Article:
In December I read an interesting essay about conservatorships and its intersection with disability rights from a newsletter I get every day, The Anti-Racism Daily (ARD). This held some interest for me, because two and a half years ago, I participated in a guardianship proceedings for a relative.
Shortly after that, I wrote a blog post that discussed in general terms some of the lessons I learned from my experience participating in the hearing. I don’t know if I want to reveal greater detail about that experience because I will be posting this online. I always post that there is something new in the blog every week on Facebook and Twitter. Potentially people who know the relative that was the subject of the guardianship hearing would find out more about it. I don’t want to invade my relative’s privacy.
Because of confidentiality and not wanting to hurt anyone’s feelings, I will frame my discussion in a more neutral manner. According to ARD, 1.3 million people with psychiatric, developmental, intellectual, or age-related disabilities have some kind of conservatorship. Recently Brittany Spears’ successful fight to end her conservatorship shone a light on the need for reform. The ARD post makes the point that the courts most often establish conservatorships for the care of disabled people. Because of “ableist” views about the capabilities of many disabled people, often a conservatorship will take away almost all their rights. Brittany Spears claims that her conservator forced her to get an IUD.
Brittany Spears is a rich white woman. When conservatorships intersect with our racist society, the consequences can be devastating. “While shocking, reproductive coercion and forced sterilization have been used against disabled women, especially women of color, to prevent ‘undesirable’ traits and disabilities from spreading.”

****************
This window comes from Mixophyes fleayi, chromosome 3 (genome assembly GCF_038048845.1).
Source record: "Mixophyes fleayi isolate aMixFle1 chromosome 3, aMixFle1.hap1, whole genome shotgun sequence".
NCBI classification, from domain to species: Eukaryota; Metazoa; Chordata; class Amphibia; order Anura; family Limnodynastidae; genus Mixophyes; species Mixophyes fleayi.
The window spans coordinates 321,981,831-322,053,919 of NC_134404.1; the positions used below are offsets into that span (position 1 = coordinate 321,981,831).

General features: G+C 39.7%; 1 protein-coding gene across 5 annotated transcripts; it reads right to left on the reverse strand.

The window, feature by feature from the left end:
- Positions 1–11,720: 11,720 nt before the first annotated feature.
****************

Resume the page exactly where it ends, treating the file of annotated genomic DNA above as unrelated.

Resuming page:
After reading the ARD essay, I reflected, once again, on my experience participating in the guardianship proceeding. My relative resides in a nursing home and their account was in arrears. I can’t really explain why that happened. I just know that in June of 2019 I received a legal document indicating that the facility was seeking a financial guardianship to retrieve a large sum of money.
State law dictates the regulation of guardianships and conservatorships. The stringency of such measures varies. In New York, where the hearing took place, it seemed clear to me that the court saw a big difference between a financial guardianship and a personal one and was trying to put the least number of restrictions possible on my relative.
Currently my thinking about all this is in the middle. I know that I have always wanted my relative to be safe and if the only way to achieve that was by a guardianship or conservatorship, I would support that. I do realize that the relative could have different ideas about this. The rules for these kinds of controls should err on the side of being the least restrictive possible for the concerned individual. Although that is what I believe intellectually, I can’t help but wish that many years ago someone could have intervened and therefore my relative would have had a better outcome.